In my dream I was standing somewhere, bathed in white light.
"Dragonborn," said a deep voice. It was old and warm, like that of a kindly grandfather.
"Huh? Who are you?" I asked.
"Turn around child," the voice said. I obeyed.
Floating in the empty light, an elderly man hooded and cloaked in a black and grey robe looked down at me. His eyes were shadowed by the hood, and a long grey beard trailed down his chest. His hands were folded within the drapes of his sleeves.
He began to speak.
"Dragonborn, I am Eirngor. I have wished to make contact with you in this form before, but until now, that has not been possible. The Destroyer has taken the World Door. Even now he leads his armies through the gate, to descend upon the Land of Prophecy. The dawn of fire is breaking. With the barrier between dimensions now open, I am able to speak to you directly. You remember your other dreams, don't you?"
I did. Well I hadn't, until now, but they all came back. They were only faces though. A boy grimacing. An Asian girl with black hair to her shoulders stared forlornly into my mind's eye. There were many more, and they rushed back to my memory with such intensity it hurt, and I fell on one knee, slapping a hand to my forehead.
"These are the others. If there is to be any hope for your world you must find them. Your most powerful weapon awaits you, which I have managed to procure for each of your brethren. Raise him in wisdom and stature, and in the ways you have learned. Evil has tried preventing you from reaching your destiny since you were born, yet you prevailed. I go now, Dragonborn. May the Light guide you."
The light turned to darkness, and I woke up.
I was upright in bed, eyes wide, sweat trickling on my brow.
Whoa. Weird dream.
7:37 a.m., Christmas morning. A wide smile creased my lips, and I flung off the sheets and bolted downstairs. Immediately I threw myself at the base of the tree, probably more happier than most six year-old's. My first real Christmas! I realized I wanted to take my time with the presents, and make the most of the moment. When I eventually reached for the one from my mother, I stopped.
There was another present.
I raised a curious eyebrow. How on earth...?
It was slightly smaller than my head, egg shaped, and wrapped in a golden foil. It was dense and heavy in my hands. There was no tag, leaving me to believe someone broke into my house or Santa was real. It had not been there before. Something happened that caused my heart to skip a beat or several, and with a start I dropped the gift and leaped backward.
It had begun to shake. It began as a faint quiver, growing to a violent rattle. Then it began to glow! The gold wrapping began to melt like shrinking tin-foil, and suddenly a sharp crack split the air and a ray of golden light burst from the seam. The entire egg itself seemed to disappear in the blinding light as cracks appeared everywhere. Then it exploded.
I shielded my face as shrapnel flew everywhere. There was no question now that the object had been a real egg. I lowered my arms, and heart-pounding, I froze.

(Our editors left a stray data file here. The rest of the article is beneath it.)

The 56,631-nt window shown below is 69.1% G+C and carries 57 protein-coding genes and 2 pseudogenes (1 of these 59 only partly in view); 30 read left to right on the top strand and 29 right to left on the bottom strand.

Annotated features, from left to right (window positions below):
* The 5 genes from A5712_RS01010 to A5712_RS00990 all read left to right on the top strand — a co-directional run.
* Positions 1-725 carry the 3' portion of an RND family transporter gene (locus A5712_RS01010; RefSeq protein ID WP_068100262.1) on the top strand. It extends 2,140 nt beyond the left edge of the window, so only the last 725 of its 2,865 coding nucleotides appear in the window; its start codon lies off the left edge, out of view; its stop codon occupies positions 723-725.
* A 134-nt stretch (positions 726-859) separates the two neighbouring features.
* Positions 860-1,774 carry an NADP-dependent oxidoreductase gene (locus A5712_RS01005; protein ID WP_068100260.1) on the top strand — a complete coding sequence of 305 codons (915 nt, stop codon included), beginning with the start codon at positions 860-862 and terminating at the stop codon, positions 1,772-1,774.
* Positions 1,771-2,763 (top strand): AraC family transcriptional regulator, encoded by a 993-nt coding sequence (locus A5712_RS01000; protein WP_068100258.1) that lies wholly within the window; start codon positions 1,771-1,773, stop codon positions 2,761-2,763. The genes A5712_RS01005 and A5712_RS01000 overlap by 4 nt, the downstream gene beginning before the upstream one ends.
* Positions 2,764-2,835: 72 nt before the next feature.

Where the egg used to be, a small reptile was squirming on its back. Tiny, slimy, gold and green scales covered its body from pointed snout to the tip of an eight inch long tail. A groggy snarl came from its throat and the lizard found a way onto its feet. I felt like passing out when it began experimenting muscles, and unfurled a pair of transparent, tissue-thin wings. No. Frickin. Way.
A dragon was under my Christmas Tree.
My hand was in my pocket. Cell-phone-- upstairs. I tore the cord-less from the living-room wall and dialed. It seemed like ages before I heard the adult female voice at the other end.
"Mrs. Scott?" I asked quickly.
"Oh, its you Jacob! Merry Christmas! What's--"
"Is Rachel there?"
"Well yes, we were just about to open presents. I told you you were welcome--"
I cut her off again. "Can I talk to her? Please?"
I imagined her surprise. "Well, of course, I suppose..." Muffled sounds. The dragon was fortunately staying put. Then a crackling as the receiver was picked up, and the most pleasant, cheerful voice in the world entered my ear.
"Jacob? What in the world are you up to, silly?"
"You need to get over here."
"You need to see this. You're not-- you're not going to... I wouldn't have called you if it wasn't a matter of life and death."
Thank God, she understood. "I'm on my way."
She lived just down the street. The dragon made eye-contact with me and stumbled forward, testing out its feet. A minute later footsteps pounded up to the door. Before she could knock, I opened it and stepped outside.
Before me stood Rachel Scott, who hadn't bothered with a coat; just ran out in a pink sweatshirt over her pajamas and a matching hat over her long blond hair. Her feet were snug in Ug boots. Even this early, she was beautiful. My best friend's grey eyes expressed concern, and she looked at me curiously, as I held up a hand in front of her.
"Whatever you do, do not freak out."
I led her inside. She almost freaked out.
"JACOB! What in the...!"
"The worst part is, I think I can explain."
She listened intently, completely blown-away as I told her about my dream. The dragon curiously prodded anything it encountered with its snout, and during my explanation we followed it like security detail.
"So... you've been having dreams about people for a long time now... but you didn't remember until this 'Eirngor' reminded you last night?"
I nodded. "Basically."
Rachel shook her head in disbelief. "Jacob... wow. Wow."
The dragon sniffed the wrapping of my present from Rachel.